India has cancelled talks with Pakistan after accusing it of interfering in India's internal affairs.
It comes after Pakistan's high commissioner in Delhi consulted Kashmiri separatist leaders ahead of the talks, which were agreed in May.
The two countries' foreign secretaries were to meet next week in Islamabad to discuss the resumption of formal dialogue.
Pakistan described the Indian decision as a "setback".
"It is a longstanding practice that, prior to Pakistan-India talks, meetings with Kashmiri leaders are held to facilitate meaningful discussions on the issue of Kashmir," a statement from the Pakistani foreign ministry said.
Relations seemed to be on the up when new Indian PM Narendra Modi invited his Pakistani counterpart to his swearing-in ceremony.
But, say correspondents, the cancellation is an indication of the tough new approach adopted by his government towards Pakistan.
Last week Mr Modi accused Pakistan of waging a proxy war against India in Kashmir.
Pakistan's High Commissioner Abdul Basit announced plans to meet Kashmiri separatists in Delhi last week.
On Monday, Indian Foreign Secretary Sujatha Singh warned Mr Basit against it, saying he could either have a dialogue with India or talk with the separatists.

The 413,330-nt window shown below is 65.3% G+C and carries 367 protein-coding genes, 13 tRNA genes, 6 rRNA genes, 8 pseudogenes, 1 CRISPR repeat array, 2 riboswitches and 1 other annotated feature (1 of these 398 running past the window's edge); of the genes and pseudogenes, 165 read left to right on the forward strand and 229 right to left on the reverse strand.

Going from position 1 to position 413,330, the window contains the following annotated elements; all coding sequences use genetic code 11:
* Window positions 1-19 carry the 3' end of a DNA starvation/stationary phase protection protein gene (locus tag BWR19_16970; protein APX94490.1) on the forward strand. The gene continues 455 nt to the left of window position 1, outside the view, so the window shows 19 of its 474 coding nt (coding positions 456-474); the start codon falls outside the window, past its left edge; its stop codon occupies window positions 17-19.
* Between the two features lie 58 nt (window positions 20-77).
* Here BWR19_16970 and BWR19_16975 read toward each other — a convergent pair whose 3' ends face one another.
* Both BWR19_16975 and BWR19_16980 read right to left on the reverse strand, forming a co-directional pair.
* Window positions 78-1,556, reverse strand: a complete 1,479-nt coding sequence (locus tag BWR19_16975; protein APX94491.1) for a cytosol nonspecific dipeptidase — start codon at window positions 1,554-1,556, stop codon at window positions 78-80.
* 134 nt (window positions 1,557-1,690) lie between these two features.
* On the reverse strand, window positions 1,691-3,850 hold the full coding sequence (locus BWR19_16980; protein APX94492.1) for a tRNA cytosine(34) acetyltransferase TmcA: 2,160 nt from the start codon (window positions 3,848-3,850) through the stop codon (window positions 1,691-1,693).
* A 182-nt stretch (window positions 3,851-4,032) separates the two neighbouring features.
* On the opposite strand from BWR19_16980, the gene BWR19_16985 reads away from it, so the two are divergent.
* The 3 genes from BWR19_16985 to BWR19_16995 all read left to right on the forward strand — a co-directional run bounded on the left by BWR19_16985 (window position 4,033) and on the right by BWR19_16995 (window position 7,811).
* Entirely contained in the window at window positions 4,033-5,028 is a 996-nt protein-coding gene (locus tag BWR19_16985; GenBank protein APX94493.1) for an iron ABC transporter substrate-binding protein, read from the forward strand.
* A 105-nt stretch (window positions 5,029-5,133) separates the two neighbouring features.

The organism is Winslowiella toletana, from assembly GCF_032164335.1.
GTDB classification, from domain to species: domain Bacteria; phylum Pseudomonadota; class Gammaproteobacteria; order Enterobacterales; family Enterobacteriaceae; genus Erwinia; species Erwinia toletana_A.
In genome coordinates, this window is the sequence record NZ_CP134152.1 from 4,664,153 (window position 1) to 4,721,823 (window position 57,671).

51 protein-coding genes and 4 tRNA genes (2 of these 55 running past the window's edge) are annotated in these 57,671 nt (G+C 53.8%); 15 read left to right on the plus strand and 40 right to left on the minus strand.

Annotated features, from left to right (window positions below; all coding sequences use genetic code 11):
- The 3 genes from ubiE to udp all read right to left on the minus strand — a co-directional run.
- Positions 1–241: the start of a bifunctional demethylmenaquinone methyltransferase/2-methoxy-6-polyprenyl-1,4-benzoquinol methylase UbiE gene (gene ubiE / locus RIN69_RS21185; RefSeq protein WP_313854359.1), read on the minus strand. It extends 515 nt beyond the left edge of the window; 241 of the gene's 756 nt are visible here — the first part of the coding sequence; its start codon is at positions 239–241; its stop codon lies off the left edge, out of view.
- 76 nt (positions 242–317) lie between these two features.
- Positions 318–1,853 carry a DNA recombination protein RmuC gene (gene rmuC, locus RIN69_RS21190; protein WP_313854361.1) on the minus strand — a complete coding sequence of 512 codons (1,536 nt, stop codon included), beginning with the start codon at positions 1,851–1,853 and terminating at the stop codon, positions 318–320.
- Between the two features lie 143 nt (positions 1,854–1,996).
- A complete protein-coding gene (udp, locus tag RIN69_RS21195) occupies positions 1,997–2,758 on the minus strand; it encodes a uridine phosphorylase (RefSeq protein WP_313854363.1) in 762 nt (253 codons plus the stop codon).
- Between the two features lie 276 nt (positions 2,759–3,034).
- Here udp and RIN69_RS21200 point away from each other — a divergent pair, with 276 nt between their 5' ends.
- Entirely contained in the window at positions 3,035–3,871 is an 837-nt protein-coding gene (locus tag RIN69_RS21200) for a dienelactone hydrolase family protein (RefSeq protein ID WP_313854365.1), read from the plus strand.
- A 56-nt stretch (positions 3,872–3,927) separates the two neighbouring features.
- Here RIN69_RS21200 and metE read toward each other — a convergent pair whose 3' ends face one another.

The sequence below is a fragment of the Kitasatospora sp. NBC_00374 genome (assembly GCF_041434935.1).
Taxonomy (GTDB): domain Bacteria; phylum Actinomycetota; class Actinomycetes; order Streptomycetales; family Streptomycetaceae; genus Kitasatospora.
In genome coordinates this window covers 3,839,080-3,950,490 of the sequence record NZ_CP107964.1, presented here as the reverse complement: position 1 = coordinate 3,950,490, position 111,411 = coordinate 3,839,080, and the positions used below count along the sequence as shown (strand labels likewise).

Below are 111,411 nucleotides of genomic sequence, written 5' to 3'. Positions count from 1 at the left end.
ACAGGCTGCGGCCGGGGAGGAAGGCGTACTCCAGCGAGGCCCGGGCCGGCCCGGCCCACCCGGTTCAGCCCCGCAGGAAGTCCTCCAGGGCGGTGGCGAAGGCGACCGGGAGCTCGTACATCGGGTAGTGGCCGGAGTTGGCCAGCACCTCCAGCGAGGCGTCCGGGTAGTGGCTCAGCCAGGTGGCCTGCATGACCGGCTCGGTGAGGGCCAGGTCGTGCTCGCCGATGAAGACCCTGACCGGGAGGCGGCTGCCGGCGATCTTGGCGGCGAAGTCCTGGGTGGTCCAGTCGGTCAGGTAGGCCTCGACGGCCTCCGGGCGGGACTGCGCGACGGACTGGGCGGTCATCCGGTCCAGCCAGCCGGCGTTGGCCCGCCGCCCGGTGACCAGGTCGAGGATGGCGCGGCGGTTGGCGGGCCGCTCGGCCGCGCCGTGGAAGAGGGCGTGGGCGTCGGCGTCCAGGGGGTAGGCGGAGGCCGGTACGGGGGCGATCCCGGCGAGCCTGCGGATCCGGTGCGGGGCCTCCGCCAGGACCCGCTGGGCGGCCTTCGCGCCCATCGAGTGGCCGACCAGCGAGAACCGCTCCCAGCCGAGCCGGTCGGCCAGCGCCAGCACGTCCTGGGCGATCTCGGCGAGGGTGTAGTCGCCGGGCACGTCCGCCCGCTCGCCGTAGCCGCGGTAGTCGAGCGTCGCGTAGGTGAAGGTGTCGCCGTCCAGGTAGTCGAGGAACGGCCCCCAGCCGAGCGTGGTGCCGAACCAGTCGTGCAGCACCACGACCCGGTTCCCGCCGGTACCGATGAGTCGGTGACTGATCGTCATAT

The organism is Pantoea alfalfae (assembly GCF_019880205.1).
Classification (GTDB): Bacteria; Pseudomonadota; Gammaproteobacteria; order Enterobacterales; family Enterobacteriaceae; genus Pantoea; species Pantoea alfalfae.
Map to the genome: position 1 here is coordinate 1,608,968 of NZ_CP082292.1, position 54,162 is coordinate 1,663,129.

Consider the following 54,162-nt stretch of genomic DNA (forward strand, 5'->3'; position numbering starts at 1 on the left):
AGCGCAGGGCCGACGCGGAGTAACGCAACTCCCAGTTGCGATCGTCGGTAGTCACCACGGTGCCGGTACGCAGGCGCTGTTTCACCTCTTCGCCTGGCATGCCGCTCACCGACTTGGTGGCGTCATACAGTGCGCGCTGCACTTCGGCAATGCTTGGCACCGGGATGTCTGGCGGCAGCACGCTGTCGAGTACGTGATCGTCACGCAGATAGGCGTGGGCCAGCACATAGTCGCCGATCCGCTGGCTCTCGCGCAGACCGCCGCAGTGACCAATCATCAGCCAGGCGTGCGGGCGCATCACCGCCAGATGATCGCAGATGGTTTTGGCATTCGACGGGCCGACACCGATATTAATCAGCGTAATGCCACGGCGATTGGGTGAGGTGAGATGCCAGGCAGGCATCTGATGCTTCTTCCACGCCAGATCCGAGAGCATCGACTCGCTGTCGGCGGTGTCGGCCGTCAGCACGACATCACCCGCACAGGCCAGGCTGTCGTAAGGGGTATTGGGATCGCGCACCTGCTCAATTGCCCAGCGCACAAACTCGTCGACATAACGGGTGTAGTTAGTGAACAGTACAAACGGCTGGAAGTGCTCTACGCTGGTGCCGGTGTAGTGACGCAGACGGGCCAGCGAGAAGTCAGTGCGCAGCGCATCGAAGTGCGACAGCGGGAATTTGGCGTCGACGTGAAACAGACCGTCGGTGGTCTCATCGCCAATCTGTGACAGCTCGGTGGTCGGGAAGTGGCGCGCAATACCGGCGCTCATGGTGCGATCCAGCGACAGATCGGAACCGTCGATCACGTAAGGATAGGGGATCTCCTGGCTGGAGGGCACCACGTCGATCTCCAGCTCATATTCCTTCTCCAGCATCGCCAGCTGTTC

India reacted with fury when it became clear the Pakistani envoy had gone ahead with the consultation.
India's Foreign Ministry spokesman Syed Akbaruddin said Delhi told Mr Basit "that Pakistan's continued efforts to interfere in India's internal affairs were unacceptable".
He added that the action "raises questions about Pakistan's sincerity and undermines the constructive diplomatic efforts" initiated by India.
"No useful purpose" would be served by the foreign secretary's visit to Islamabad, the spokesman said.
Reports said Mr Basit was scheduled to meet more Kashmiri separatist leaders on Tuesday.
The US has described the cancellation of talks as "unfortunate". A State Department spokesman said it was "important that both sides still continue take steps to improve relations".
India has long accused Pakistan of sponsoring militants in the disputed region - though despite a recent spike, overall the violence has declined since the early 2000s.
Relations plunged again over the deadly 2008 Mumbai attack.
Claimed by both countries in its entirety, Kashmir has been a flashpoint for more than 60 years. The South Asian rivals have fought two wars and a limited conflict over the region.